"Cracking the 'Native' Information Experience

David Warlick’s “Cracking the ‘Native’ Information Experience” at the District 219 Technology Conference in Skokie, Illinois today offered educators insight into working with the amazing young people who are coming into our schools. 
These kids amaze the old teachers because they have abilities and dispositions unknown when the teachers were students. The kids have expertise on devices that only existed in science-fiction a generation ago. Even Generation Y teachers are amazed at the skills and attitudes of the next generation, which does not know a non-wired existence. What should educators do to help them learn? AS he put it, how can schools “hack” into their culture to create “effective and relevant learning experiences”?
Warlick offered four traits that an effective 21st century should have to connect with this generation of learners. The successful curriculum will:

  • feel responsive (in which the learning “talks back” to the learner; as in writing with a real audience or projects with actual application, I think Warlick is saying that students need to feel as if it’s worth responding to when he describes their native experience as “responsive”
  • provoke conversation  (with information abundance, human inquisitiveness is properly at a premium; we need to let students direct more of their learning); “Google has transformed us into a question-asking culture,” he avers. Life is a game to them, with goals and rules. How can I use rules to achieve goals? is a question they like to be asked.
  • demand personal investment (learning should be worth something to learners. They were weaned on games, today’s learners need to see how they can “fail forward” and “level up” as they do in their video games; learners need to be motivated intrinsically to put forth their best efforts since they are used to seeing how time invested leads to goals; examples include flash mob performers and WoW players or students contributing to a book from which they can gain value–he used a biology teacher’s classes who created an expert guide to a dissection activity)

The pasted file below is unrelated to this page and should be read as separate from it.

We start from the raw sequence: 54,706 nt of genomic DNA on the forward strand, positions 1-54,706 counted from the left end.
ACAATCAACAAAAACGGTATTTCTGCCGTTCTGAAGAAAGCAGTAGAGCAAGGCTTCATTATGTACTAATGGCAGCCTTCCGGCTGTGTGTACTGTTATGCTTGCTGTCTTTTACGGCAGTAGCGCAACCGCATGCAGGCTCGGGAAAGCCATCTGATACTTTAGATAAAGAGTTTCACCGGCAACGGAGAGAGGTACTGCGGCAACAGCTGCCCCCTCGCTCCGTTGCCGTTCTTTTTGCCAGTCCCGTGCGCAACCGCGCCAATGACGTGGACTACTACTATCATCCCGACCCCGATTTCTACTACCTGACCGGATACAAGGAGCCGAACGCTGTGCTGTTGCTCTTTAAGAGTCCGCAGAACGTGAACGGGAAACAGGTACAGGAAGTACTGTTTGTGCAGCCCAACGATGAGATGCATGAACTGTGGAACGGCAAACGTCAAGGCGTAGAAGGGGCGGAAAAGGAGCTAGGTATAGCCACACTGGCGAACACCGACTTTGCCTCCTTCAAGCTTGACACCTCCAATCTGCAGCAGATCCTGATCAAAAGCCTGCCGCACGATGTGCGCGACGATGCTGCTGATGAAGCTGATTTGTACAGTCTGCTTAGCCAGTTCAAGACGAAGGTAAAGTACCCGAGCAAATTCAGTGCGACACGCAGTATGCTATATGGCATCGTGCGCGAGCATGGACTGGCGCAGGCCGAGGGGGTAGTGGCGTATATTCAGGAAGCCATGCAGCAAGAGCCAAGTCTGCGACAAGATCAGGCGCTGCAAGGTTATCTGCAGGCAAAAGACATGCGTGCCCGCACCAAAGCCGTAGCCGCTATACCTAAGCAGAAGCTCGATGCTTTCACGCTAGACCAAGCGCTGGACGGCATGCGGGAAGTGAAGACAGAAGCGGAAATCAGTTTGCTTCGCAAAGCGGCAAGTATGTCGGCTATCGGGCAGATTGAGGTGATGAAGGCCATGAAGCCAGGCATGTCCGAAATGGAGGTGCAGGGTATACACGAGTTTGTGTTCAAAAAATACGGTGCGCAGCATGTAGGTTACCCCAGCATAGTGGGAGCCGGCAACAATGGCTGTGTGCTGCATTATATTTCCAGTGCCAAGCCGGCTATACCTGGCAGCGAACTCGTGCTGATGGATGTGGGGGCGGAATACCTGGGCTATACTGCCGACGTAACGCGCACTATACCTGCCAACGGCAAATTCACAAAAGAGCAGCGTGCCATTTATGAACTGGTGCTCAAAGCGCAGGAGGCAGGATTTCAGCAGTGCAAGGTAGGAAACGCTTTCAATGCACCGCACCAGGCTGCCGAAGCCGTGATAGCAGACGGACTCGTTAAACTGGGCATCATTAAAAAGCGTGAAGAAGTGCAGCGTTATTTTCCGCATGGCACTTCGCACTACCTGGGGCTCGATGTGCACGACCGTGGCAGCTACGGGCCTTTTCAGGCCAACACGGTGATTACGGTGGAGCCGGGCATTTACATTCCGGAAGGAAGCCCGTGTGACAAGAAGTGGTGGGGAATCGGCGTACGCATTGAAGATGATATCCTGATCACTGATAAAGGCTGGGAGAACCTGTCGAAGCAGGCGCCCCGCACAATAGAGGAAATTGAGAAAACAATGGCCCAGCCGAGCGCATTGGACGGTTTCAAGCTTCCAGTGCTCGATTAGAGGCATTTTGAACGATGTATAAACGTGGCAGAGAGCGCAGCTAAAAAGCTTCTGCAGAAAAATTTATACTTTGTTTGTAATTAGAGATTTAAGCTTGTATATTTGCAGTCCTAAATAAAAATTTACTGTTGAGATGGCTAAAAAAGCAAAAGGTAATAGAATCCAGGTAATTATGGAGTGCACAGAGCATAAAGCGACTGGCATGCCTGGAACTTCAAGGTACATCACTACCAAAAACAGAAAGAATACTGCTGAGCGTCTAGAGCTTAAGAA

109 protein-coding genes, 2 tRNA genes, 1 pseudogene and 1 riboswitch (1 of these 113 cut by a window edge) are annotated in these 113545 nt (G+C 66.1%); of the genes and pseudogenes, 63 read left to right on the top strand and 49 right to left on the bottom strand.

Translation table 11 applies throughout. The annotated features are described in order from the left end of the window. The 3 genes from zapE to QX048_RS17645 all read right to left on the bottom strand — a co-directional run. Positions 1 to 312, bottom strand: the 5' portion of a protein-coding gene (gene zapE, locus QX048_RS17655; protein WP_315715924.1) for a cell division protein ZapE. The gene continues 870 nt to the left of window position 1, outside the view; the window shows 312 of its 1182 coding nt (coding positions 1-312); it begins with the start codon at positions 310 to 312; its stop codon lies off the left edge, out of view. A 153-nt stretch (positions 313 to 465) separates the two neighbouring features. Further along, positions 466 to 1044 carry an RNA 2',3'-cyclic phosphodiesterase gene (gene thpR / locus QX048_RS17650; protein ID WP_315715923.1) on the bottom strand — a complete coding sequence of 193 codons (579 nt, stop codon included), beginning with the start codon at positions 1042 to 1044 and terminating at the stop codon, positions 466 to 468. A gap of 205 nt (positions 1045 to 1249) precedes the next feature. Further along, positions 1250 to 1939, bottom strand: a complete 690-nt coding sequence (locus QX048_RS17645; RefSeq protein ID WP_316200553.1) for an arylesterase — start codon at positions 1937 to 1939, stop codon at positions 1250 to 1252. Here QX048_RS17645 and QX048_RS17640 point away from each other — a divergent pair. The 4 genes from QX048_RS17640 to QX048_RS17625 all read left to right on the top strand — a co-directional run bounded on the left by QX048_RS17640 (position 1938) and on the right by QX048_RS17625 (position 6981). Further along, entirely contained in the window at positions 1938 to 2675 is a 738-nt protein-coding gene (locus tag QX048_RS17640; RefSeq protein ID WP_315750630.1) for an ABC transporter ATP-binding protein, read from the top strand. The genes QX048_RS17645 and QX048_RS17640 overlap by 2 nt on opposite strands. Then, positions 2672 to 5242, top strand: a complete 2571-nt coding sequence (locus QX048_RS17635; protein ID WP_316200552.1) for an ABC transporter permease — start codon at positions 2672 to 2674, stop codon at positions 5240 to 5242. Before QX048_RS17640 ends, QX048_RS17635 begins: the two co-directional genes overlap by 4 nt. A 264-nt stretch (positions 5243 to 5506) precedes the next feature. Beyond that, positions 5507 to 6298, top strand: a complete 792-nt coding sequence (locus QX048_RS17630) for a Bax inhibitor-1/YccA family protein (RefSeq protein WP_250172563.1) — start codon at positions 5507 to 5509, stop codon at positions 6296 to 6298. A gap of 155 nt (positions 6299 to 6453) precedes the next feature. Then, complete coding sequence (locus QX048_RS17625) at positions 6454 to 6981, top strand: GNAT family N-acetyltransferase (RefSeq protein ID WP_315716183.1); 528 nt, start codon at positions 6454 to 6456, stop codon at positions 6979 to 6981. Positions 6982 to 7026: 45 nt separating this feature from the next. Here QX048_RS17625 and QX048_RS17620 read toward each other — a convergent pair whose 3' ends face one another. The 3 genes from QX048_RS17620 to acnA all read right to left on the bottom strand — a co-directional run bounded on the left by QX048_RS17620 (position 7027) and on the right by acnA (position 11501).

• be guided by safely-made mistakes (Educators need to “dare students to make mistakes” because without them, there can be no learning. And yet traditional educators are mistake-phobes, precisely the wrong stance when you wish to promote growth in cognition and creativity. A resonant question of Warlick’s:  “can we be playful enough to give ourselves permission to get it wrong?” If so, we can look forward to  more inventive thinking and consequent productivity growth.)

At the end of such a curriculum, Warlick states, learners would be “educated” to teach themselves and team up with others to accomplish great things. This education, he said, is not “a race to the top,” but “joyfully mastering the future.”

“Joyfully mastering the future.” I’ll take that over the zero-sum games of Obama/Duncan. Their “Race to the Top” has much in common with The Hunger Games when you think about it.  Warlick’s vision, on the other hand, is humane and practical.  

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